Every day Poets & Writers Magazine scans the headlines—from publishing reports to academic announcements to literary dispatches—for all the news that creative writers need to know. Here are today's stories:
Borders successfully auctioned its intellectual property in New York City this past Wednesday. Hilco Streambank managed the auction, selling various assets for $15,775,000. (Wall Street Journal)
Goodreads, the largest social networking website for book lovers, has added a recommendation engine for its users. (New York Times)
A code to scan with your smart phone to access online material, built-in soundtracks, animation, video interviews with the author—these are some of the options e-book creators will use as they attempt to harness the narrative potential of multiple electronic devices. The Los Angeles Times says this fall will be all about interactivity.
Citing critic Marjorie Perloff's term "unoriginal genius" to describe a new breed of writer spurred by technology, and a Jonathan Lethem essay on plagiarism in Harper's, Kenneth Goldsmith examines the changing state of creativity in this excerpt from his book Uncreative Writing: Managing Language in the Digital Age. (Chronicle of Higher Education)
To draw attention to the importance of the short story, writer Neil Gaiman (who currently has 1,635,549 Twitter followers) discusses the upcoming Tweetathon on BBC Radio 4. "Each Wednesday for the next five weeks, in association with the Society of Authors, a writer will tweet the first line of a story and tweeters will add the next four sentences to create a short story." Authors Joanne Harris, Sarah Waters, Simon Brett, and Ian Rankin are also participating. (Guardian)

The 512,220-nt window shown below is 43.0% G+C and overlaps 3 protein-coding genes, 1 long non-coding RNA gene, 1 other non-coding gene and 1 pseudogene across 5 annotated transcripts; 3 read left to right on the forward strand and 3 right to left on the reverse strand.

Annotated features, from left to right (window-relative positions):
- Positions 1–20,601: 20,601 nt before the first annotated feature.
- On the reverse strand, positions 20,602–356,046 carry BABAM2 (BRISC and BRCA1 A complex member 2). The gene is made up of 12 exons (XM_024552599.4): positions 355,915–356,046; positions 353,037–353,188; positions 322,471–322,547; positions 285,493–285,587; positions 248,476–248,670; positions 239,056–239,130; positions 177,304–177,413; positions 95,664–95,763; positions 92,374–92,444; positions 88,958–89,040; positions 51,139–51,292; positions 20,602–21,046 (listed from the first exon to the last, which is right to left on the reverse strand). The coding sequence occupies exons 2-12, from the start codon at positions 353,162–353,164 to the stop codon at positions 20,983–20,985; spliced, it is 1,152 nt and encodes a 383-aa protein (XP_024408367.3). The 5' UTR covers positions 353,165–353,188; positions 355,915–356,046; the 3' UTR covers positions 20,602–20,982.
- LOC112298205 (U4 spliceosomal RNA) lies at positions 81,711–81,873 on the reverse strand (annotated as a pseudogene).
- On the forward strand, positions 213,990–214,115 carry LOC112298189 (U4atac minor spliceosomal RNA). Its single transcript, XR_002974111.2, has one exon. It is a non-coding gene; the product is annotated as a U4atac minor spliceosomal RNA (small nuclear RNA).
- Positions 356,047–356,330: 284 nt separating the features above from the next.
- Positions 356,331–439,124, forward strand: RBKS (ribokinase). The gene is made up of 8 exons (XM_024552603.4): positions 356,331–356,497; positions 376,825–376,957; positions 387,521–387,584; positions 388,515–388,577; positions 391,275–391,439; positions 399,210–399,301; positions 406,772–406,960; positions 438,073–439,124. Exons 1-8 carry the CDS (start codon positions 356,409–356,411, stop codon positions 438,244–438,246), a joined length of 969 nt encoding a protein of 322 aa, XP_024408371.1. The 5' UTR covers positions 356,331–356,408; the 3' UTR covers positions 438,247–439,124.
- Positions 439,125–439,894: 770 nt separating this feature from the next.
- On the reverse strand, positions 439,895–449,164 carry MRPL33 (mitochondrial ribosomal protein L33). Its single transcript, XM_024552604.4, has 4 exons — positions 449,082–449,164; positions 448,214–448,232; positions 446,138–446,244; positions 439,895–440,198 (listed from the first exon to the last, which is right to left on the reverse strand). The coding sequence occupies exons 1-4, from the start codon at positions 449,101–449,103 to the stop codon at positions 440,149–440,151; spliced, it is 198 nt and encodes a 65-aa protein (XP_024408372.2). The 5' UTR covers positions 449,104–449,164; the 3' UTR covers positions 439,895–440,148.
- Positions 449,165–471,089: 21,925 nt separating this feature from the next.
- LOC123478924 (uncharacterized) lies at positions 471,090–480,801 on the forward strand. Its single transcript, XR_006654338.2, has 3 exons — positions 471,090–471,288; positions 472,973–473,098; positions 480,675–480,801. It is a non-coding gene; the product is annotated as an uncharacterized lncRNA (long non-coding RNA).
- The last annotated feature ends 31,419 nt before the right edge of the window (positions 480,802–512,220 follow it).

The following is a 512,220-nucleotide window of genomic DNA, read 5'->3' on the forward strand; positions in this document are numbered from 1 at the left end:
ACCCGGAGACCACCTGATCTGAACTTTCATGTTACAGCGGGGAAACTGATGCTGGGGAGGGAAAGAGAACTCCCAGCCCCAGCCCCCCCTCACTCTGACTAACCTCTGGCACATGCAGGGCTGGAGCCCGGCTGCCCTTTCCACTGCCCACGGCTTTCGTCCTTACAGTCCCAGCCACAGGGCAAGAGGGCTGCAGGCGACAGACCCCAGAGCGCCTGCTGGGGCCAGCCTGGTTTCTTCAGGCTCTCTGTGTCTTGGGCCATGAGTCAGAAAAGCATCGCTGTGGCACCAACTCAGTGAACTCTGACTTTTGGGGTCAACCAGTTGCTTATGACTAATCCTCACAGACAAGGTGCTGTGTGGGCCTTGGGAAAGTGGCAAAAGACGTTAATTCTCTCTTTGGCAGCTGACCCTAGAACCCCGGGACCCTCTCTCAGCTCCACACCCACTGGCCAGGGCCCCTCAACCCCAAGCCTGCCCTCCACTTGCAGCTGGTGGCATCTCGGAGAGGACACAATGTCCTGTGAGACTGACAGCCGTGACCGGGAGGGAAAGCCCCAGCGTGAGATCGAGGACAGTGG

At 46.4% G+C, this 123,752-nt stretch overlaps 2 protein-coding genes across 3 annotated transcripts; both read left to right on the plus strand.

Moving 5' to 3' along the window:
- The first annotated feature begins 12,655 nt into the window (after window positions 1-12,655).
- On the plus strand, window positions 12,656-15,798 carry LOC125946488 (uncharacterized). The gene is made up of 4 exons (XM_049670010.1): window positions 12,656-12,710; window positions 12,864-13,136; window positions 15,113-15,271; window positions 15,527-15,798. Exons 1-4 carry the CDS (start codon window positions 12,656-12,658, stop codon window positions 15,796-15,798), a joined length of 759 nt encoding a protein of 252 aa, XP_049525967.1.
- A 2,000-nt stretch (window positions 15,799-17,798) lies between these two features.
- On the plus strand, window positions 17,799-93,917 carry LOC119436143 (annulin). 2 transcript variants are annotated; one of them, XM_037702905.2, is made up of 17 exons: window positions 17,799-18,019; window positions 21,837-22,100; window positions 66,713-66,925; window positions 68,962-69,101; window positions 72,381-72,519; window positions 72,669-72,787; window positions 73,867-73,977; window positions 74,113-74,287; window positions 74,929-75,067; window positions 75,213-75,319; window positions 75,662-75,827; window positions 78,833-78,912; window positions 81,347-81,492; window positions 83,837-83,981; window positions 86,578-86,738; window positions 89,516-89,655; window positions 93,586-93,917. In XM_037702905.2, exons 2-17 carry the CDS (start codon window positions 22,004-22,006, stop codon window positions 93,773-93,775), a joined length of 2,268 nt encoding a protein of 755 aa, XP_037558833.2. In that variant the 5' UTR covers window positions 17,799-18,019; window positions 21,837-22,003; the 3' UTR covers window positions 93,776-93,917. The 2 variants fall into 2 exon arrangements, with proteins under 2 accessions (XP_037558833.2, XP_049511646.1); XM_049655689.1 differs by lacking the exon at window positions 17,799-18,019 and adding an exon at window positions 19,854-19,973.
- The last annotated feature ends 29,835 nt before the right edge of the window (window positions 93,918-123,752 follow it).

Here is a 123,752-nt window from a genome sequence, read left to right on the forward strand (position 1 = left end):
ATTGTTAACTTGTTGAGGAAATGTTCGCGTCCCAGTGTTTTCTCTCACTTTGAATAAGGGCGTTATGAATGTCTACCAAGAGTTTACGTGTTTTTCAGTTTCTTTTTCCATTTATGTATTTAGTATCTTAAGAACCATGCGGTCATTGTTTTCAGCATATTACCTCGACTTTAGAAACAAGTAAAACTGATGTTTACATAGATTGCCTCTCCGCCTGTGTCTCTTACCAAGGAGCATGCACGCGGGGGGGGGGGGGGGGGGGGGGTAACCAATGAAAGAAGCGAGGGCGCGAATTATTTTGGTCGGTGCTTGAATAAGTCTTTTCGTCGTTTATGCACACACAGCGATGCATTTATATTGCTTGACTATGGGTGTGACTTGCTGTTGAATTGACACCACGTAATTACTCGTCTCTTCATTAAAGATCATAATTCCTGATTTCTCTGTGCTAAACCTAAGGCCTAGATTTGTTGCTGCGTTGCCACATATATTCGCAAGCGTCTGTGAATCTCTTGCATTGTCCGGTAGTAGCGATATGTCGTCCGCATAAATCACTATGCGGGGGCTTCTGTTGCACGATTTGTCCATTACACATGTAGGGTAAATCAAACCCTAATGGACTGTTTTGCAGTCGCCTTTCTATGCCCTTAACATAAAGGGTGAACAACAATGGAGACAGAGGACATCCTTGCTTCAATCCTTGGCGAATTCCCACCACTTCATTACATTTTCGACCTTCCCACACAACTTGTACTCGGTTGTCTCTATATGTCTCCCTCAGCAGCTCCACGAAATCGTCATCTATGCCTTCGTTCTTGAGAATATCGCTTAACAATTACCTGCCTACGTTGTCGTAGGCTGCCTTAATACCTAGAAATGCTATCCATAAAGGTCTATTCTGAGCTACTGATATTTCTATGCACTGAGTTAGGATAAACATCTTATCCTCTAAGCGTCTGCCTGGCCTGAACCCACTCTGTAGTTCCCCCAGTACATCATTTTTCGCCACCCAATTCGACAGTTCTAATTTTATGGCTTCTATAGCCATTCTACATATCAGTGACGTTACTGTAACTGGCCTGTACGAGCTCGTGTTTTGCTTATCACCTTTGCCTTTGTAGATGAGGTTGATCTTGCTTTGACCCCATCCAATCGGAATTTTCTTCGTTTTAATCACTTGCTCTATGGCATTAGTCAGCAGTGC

Dean Robinson lists his three favorite cities in fiction—not fictional places, but real-life cities, made more vivid by the novels that portray them. (New York Times)
On this first crisp day of autumn, here are previews of must-read books for the season, listed by the Daily Beast and the Los Angeles Times, including much-anticipated releases by Joan Didion, Jeffrey Eugenides, Chad Harbach, Haruki Murakami, Elissa Schappell, and Colson Whitehead.
Meanwhile, last night was the release party for Harbach's first novel, The Art of Fielding, at the Brooklyn Brewery in Brooklyn, New York, and the Observer reports it was a congenial affair. Harbach's book involves college baseball—not that anyone would know it by looking at the cover. Salon explains why the publisher downplayed this aspect, reporting that "its designer was forbidden from referring to the sport on the book's cover."